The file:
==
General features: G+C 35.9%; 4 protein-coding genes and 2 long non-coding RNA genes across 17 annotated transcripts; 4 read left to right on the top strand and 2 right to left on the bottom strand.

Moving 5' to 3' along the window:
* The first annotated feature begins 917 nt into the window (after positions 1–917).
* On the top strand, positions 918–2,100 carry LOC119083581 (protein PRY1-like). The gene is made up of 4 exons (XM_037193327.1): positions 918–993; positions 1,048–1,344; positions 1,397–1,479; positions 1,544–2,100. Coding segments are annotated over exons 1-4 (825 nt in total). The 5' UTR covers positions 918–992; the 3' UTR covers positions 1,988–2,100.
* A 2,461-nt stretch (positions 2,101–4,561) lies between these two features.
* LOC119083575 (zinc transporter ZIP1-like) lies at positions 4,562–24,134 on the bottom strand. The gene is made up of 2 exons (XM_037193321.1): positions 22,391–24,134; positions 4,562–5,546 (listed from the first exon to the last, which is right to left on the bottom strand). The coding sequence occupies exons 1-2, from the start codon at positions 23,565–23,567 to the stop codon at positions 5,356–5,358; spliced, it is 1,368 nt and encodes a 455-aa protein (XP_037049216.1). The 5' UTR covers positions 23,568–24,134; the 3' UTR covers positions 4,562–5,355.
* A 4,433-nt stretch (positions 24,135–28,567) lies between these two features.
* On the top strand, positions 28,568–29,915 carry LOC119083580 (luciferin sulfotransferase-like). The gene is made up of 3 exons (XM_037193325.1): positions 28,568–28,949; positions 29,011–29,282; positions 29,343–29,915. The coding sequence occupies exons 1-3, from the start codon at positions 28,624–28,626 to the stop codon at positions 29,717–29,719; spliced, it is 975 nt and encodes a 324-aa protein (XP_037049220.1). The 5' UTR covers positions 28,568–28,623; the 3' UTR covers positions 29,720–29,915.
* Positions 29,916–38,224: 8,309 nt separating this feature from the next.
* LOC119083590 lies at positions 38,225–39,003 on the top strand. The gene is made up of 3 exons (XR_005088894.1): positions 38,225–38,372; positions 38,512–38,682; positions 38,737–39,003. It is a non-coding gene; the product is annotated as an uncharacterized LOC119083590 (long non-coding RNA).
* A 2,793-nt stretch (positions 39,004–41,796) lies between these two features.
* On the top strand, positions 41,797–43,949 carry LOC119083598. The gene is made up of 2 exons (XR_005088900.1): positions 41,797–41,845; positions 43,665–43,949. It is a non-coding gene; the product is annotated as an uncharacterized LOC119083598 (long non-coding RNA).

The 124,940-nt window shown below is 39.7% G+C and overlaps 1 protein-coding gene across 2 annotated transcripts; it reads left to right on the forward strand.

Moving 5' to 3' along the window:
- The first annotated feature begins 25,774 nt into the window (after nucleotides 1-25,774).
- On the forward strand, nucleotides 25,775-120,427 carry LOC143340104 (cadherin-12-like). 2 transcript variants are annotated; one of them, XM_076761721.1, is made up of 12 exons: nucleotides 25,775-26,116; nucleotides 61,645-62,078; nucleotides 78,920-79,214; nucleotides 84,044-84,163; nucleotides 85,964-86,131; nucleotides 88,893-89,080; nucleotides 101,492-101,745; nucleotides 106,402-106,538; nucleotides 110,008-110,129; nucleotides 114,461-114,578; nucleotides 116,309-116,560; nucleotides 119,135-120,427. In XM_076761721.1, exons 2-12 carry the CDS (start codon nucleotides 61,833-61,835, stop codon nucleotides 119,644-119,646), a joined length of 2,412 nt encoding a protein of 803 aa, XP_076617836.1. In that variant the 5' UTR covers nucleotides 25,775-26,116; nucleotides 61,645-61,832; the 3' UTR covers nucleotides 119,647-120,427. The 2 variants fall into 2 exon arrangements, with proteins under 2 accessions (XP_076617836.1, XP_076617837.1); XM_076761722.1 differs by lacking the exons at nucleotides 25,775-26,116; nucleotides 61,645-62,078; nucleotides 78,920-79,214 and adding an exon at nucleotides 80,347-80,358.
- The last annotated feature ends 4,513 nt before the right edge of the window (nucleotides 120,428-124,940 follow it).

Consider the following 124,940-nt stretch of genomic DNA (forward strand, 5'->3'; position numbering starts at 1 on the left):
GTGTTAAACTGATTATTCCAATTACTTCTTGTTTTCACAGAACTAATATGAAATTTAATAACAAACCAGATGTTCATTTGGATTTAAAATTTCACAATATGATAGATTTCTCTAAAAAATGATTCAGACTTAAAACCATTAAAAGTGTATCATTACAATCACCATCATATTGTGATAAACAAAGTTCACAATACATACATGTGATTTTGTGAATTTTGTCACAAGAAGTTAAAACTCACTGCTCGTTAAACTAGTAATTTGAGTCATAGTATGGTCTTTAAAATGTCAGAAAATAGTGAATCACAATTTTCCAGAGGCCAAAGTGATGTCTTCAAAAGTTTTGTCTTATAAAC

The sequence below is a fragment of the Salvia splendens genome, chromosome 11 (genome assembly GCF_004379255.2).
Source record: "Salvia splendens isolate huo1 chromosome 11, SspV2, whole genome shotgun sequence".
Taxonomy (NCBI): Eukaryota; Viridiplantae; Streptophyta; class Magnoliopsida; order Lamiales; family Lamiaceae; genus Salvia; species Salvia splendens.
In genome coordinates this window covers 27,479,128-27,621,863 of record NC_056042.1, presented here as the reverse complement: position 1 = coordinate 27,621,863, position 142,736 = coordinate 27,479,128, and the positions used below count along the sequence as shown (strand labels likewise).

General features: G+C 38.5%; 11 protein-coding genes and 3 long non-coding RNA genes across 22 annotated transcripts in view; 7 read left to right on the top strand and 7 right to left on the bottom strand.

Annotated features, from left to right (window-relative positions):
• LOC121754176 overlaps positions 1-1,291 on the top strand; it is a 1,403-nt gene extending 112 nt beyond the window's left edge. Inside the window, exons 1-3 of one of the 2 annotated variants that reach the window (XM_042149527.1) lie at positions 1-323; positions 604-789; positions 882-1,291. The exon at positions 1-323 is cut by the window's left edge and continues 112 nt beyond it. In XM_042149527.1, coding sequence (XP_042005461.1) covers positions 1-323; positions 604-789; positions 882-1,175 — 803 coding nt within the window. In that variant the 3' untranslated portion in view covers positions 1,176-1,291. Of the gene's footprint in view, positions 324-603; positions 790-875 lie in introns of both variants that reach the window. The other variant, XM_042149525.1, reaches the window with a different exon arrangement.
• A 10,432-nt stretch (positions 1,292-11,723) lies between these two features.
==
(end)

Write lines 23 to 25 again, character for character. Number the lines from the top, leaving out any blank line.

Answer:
In genome coordinates this window covers 27,479,128-27,621,863 of record NC_056042.1, presented here as the reverse complement: position 1 = coordinate 27,621,863, position 142,736 = coordinate 27,479,128, and the positions used below count along the sequence as shown (strand labels likewise).

General features: G+C 38.5%; 11 protein-coding genes and 3 long non-coding RNA genes across 22 annotated transcripts in view; 7 read left to right on the top strand and 7 right to left on the bottom strand.

Annotated features, from left to right (window-relative positions):